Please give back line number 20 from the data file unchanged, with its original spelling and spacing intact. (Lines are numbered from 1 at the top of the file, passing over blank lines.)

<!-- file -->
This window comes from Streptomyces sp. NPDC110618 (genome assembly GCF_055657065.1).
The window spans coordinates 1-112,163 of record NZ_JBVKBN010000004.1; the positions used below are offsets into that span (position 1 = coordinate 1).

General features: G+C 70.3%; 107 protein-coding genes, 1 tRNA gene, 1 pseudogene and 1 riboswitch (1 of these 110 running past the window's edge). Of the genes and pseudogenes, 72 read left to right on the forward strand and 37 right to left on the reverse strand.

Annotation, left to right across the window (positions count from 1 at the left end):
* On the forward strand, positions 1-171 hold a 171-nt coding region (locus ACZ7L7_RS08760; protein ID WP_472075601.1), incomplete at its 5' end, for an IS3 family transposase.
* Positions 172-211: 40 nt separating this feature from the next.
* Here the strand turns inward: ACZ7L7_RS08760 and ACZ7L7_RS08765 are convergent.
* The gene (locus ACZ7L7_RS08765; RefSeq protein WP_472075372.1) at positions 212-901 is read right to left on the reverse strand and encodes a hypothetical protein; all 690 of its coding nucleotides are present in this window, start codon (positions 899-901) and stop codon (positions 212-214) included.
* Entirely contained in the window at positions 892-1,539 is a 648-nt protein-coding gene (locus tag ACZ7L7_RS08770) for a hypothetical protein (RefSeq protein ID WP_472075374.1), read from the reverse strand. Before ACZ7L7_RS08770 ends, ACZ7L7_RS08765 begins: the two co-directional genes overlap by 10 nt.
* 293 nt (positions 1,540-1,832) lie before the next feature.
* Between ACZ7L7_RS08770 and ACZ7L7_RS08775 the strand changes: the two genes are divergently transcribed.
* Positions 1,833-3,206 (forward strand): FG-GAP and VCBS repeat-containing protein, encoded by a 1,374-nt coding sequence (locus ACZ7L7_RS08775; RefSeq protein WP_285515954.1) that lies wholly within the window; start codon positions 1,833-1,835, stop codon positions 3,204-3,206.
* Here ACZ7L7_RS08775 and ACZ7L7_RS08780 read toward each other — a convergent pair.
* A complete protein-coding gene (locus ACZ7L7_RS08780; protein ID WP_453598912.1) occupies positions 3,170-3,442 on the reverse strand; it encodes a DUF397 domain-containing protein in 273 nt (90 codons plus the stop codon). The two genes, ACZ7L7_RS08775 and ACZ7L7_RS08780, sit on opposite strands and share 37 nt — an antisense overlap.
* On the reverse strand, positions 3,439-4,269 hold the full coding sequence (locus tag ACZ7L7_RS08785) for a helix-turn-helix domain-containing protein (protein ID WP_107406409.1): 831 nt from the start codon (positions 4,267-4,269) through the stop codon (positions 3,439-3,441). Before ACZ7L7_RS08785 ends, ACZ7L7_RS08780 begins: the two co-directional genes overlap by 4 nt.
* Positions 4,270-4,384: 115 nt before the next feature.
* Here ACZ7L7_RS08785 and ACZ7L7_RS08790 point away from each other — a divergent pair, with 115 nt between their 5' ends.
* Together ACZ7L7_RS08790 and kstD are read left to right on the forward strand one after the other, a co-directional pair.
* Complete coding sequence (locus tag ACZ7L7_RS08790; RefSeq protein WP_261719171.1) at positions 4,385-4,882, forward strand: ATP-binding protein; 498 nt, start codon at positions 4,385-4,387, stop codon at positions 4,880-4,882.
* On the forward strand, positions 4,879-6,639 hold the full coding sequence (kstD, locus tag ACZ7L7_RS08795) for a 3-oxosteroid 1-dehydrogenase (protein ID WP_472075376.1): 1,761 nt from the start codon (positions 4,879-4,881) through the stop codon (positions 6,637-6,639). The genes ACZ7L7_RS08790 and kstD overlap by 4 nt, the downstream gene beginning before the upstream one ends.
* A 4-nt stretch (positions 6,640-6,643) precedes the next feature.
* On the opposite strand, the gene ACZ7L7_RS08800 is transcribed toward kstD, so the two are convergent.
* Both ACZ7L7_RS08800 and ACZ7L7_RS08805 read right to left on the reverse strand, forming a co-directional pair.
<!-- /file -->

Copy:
* On the forward strand, positions 4,879-6,639 hold the full coding sequence (kstD, locus tag ACZ7L7_RS08795) for a 3-oxosteroid 1-dehydrogenase (protein ID WP_472075376.1): 1,761 nt from the start codon (positions 4,879-4,881) through the stop codon (positions 6,637-6,639). The genes ACZ7L7_RS08790 and kstD overlap by 4 nt, the downstream gene beginning before the upstream one ends.